Updated quarterly, our evolving views on the thematics shaping the markets around us
WHY IT MATTERS | High levels of inflation can damage savings, the economy, and the ability to effectively plan their future. Store of value assets are asset classes such as gold or bitcoin that can potentially protect investors from inflation (i.e. preserve their purchasing power), and should thus benefit from significant inflows in the event inflation does pick-up.
THE TAKEAWAY | With money being thrown around like gifts at an Oprah Winfrey show, worries about inflation are (rightfully so) on the rise. Whilst it’s unclear if we will see a significant pick-up in inflation in the short-term, the medium and long-term outlook is definitely more threatened, which should generate increased focus around these two assets (and potentially other stores of value like Rembrandt’s and Beanie Babies).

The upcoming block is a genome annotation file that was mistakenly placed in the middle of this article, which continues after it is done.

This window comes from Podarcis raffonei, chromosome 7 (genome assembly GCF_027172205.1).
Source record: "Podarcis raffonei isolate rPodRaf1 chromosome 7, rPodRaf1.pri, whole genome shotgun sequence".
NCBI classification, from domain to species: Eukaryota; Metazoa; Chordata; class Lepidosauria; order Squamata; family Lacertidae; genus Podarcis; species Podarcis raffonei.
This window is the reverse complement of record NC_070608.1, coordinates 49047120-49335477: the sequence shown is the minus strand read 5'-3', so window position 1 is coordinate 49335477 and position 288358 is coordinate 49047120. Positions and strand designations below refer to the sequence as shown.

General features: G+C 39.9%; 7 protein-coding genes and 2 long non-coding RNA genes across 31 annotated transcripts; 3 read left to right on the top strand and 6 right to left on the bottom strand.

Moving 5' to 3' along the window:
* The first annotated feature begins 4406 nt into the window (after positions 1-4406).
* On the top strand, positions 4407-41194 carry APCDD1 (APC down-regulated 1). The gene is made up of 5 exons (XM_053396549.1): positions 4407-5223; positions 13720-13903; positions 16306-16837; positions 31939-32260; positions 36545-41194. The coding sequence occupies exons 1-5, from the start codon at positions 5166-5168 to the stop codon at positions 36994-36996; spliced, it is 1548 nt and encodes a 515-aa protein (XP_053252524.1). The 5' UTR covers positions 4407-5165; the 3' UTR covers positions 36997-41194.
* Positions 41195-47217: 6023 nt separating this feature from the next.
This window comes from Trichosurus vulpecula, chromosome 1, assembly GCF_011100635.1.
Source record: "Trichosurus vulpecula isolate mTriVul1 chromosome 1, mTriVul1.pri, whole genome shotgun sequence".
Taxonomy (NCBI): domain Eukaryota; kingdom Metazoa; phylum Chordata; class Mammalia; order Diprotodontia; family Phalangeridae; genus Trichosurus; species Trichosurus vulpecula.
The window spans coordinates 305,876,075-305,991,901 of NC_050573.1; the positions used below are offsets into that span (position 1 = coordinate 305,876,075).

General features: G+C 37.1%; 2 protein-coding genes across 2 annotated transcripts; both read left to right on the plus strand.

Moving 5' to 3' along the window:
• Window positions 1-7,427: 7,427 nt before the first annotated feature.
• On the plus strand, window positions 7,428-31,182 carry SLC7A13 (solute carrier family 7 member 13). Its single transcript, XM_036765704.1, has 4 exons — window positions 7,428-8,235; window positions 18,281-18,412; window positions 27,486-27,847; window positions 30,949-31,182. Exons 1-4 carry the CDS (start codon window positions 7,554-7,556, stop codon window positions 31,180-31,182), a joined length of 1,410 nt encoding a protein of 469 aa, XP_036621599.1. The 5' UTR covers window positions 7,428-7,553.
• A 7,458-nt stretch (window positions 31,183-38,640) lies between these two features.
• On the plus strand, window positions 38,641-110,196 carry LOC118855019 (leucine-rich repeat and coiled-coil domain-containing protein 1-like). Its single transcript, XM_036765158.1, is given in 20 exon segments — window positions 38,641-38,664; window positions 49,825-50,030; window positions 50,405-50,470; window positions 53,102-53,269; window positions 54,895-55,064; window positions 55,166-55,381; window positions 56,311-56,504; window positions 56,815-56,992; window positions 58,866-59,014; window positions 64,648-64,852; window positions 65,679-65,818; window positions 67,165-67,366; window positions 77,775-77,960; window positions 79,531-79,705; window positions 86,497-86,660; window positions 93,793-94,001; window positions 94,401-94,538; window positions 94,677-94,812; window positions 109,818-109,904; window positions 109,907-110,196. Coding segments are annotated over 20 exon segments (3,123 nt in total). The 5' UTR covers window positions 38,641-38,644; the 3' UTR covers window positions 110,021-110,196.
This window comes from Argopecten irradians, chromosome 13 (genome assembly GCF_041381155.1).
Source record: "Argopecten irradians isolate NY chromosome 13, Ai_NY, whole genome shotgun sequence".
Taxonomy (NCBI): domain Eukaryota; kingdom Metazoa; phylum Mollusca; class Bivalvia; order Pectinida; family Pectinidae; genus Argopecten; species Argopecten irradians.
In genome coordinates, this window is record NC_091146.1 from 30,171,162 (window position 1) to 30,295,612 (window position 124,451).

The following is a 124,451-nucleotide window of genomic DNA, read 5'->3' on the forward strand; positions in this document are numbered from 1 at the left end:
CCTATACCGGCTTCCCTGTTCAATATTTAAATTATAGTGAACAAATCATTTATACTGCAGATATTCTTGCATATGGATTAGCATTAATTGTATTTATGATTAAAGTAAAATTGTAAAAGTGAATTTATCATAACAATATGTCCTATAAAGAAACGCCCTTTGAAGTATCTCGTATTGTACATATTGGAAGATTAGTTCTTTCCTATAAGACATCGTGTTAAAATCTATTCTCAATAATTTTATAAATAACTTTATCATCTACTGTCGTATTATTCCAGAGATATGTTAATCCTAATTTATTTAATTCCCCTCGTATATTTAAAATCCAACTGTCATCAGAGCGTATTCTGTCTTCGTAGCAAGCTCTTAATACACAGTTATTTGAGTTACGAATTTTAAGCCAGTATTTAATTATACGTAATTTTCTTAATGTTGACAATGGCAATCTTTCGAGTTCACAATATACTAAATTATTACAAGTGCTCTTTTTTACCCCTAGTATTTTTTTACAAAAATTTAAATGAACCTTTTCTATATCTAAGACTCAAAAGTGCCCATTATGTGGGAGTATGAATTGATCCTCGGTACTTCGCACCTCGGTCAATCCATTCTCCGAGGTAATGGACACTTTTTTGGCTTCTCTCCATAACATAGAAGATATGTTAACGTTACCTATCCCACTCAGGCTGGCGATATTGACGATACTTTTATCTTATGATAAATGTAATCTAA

Inflation expectations | Everything related to inflation impacts the demand for store of value assets. It’s not the fear of inflation per se that drives demand for “store of value” assets (some level of inflation is good), but rather the fear of inflation spiraling out of control (i.e. significantly higher than 2% for an extended period of time).
New Allocations | 2020 saw several investors and institutions publicly disclosing an allocation (or increase of it) to store of value assets like gold, gold miners, and bitcoin. The public opinion on “store of value” asset classes matters because they are only as valuable as everyone believes them to be. Gold has little intrinsic or commercial value (c. 9% is driven by its industrial application and c. 49% is driven by jewelry demand) and bitcoin certainly has none, but if they are perceived as reliable mediums to store wealth, then its value is as high as the demand for it is willing to pay.